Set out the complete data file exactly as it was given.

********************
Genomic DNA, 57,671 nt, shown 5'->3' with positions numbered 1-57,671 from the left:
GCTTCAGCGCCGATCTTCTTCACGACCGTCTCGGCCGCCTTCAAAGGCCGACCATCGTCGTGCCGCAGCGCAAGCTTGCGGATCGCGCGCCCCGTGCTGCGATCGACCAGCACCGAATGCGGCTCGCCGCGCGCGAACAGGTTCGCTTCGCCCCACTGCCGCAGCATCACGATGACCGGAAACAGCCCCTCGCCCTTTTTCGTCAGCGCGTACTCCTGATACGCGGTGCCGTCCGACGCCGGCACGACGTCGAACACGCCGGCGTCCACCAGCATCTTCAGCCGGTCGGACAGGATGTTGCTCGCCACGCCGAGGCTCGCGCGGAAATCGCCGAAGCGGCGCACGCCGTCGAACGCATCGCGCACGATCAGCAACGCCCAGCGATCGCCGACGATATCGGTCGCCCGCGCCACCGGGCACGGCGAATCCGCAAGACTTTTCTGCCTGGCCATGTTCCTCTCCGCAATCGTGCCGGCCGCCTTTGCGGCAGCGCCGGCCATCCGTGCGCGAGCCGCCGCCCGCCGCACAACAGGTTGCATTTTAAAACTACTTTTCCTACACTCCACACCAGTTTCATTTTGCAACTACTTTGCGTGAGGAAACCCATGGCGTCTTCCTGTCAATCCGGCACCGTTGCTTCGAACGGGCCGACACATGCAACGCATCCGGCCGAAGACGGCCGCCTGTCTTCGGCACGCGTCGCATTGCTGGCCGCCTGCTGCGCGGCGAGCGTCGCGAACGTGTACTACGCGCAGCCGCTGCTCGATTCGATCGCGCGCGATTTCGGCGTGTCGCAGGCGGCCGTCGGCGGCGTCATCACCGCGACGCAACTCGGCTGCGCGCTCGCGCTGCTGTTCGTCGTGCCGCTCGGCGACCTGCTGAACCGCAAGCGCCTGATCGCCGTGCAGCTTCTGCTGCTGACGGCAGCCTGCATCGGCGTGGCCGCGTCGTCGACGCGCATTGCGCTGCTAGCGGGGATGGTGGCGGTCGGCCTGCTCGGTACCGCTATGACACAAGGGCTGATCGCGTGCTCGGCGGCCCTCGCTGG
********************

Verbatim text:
Genomic DNA, 57,671 nt, shown 5'->3' with positions numbered 1-57,671 from the left:
GCTTCAGCGCCGATCTTCTTCACGACCGTCTCGGCCGCCTTCAAAGGCCGACCATCGTCGTGCCGCAGCGCAAGCTTGCGGATCGCGCGCCCCGTGCTGCGATCGACCAGCACCGAATGCGGCTCGCCGCGCGCGAACAGGTTCGCTTCGCCCCACTGCCGCAGCATCACGATGACCGGAAACAGCCCCTCGCCCTTTTTCGTCAGCGCGTACTCCTGATACGCGGTGCCGTCCGACGCCGGCACGACGTCGAACACGCCGGCGTCCACCAGCATCTTCAGCCGGTCGGACAGGATGTTGCTCGCCACGCCGAGGCTCGCGCGGAAATCGCCGAAGCGGCGCACGCCGTCGAACGCATCGCGCACGATCAGCAACGCCCAGCGATCGCCGACGATATCGGTCGCCCGCGCCACCGGGCACGGCGAATCCGCAAGACTTTTCTGCCTGGCCATGTTCCTCTCCGCAATCGTGCCGGCCGCCTTTGCGGCAGCGCCGGCCATCCGTGCGCGAGCCGCCGCCCGCCGCACAACAGGTTGCATTTTAAAACTACTTTTCCTACACTCCACACCAGTTTCATTTTGCAACTACTTTGCGTGAGGAAACCCATGGCGTCTTCCTGTCAATCCGGCACCGTTGCTTCGAACGGGCCGACACATGCAACGCATCCGGCCGAAGACGGCCGCCTGTCTTCGGCACGCGTCGCATTGCTGGCCGCCTGCTGCGCGGCGAGCGTCGCGAACGTGTACTACGCGCAGCCGCTGCTCGATTCGATCGCGCGCGATTTCGGCGTGTCGCAGGCGGCCGTCGGCGGCGTCATCACCGCGACGCAACTCGGCTGCGCGCTCGCGCTGCTGTTCGTCGTGCCGCTCGGCGACCTGCTGAACCGCAAGCGCCTGATCGCCGTGCAGCTTCTGCTGCTGACGGCAGCCTGCATCGGCGTGGCCGCGTCGTCGACGCGCATTGCGCTGCTAGCGGGGATGGTGGCGGTCGGCCTGCTCGGTACCGCTATGACACAAGGGCTGATCGCGTGCTCGGCGGCCCTCGCTGG